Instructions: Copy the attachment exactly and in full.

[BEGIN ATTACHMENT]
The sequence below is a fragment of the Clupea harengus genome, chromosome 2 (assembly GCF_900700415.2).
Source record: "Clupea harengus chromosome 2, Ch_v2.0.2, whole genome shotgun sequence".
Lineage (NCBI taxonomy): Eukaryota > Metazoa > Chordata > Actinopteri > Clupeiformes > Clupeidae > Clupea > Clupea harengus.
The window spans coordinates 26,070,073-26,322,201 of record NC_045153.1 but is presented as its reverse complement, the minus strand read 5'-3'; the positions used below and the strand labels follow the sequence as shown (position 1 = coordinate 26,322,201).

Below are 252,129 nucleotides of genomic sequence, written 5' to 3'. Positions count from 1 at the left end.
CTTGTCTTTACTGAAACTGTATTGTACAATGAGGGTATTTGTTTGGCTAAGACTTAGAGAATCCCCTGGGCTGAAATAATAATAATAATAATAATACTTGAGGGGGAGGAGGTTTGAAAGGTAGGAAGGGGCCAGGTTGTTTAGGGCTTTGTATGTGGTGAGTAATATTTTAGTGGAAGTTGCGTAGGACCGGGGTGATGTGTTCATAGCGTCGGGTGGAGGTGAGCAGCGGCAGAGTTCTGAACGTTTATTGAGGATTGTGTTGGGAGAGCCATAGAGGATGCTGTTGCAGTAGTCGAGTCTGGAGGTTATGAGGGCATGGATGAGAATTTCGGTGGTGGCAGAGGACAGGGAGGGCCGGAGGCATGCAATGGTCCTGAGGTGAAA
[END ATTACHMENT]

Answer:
The sequence below is a fragment of the Clupea harengus genome, chromosome 2 (assembly GCF_900700415.2).
Source record: "Clupea harengus chromosome 2, Ch_v2.0.2, whole genome shotgun sequence".
Lineage (NCBI taxonomy): Eukaryota > Metazoa > Chordata > Actinopteri > Clupeiformes > Clupeidae > Clupea > Clupea harengus.
The window spans coordinates 26,070,073-26,322,201 of record NC_045153.1 but is presented as its reverse complement, the minus strand read 5'-3'; the positions used below and the strand labels follow the sequence as shown (position 1 = coordinate 26,322,201).

Below are 252,129 nucleotides of genomic sequence, written 5' to 3'. Positions count from 1 at the left end.
CTTGTCTTTACTGAAACTGTATTGTACAATGAGGGTATTTGTTTGGCTAAGACTTAGAGAATCCCCTGGGCTGAAATAATAATAATAATAATAATACTTGAGGGGGAGGAGGTTTGAAAGGTAGGAAGGGGCCAGGTTGTTTAGGGCTTTGTATGTGGTGAGTAATATTTTAGTGGAAGTTGCGTAGGACCGGGGTGATGTGTTCATAGCGTCGGGTGGAGGTGAGCAGCGGCAGAGTTCTGAACGTTTATTGAGGATTGTGTTGGGAGAGCCATAGAGGATGCTGTTGCAGTAGTCGAGTCTGGAGGTTATGAGGGCATGGATGAGAATTTCGGTGGTGGCAGAGGACAGGGAGGGCCGGAGGCATGCAATGGTCCTGAGGTGAAA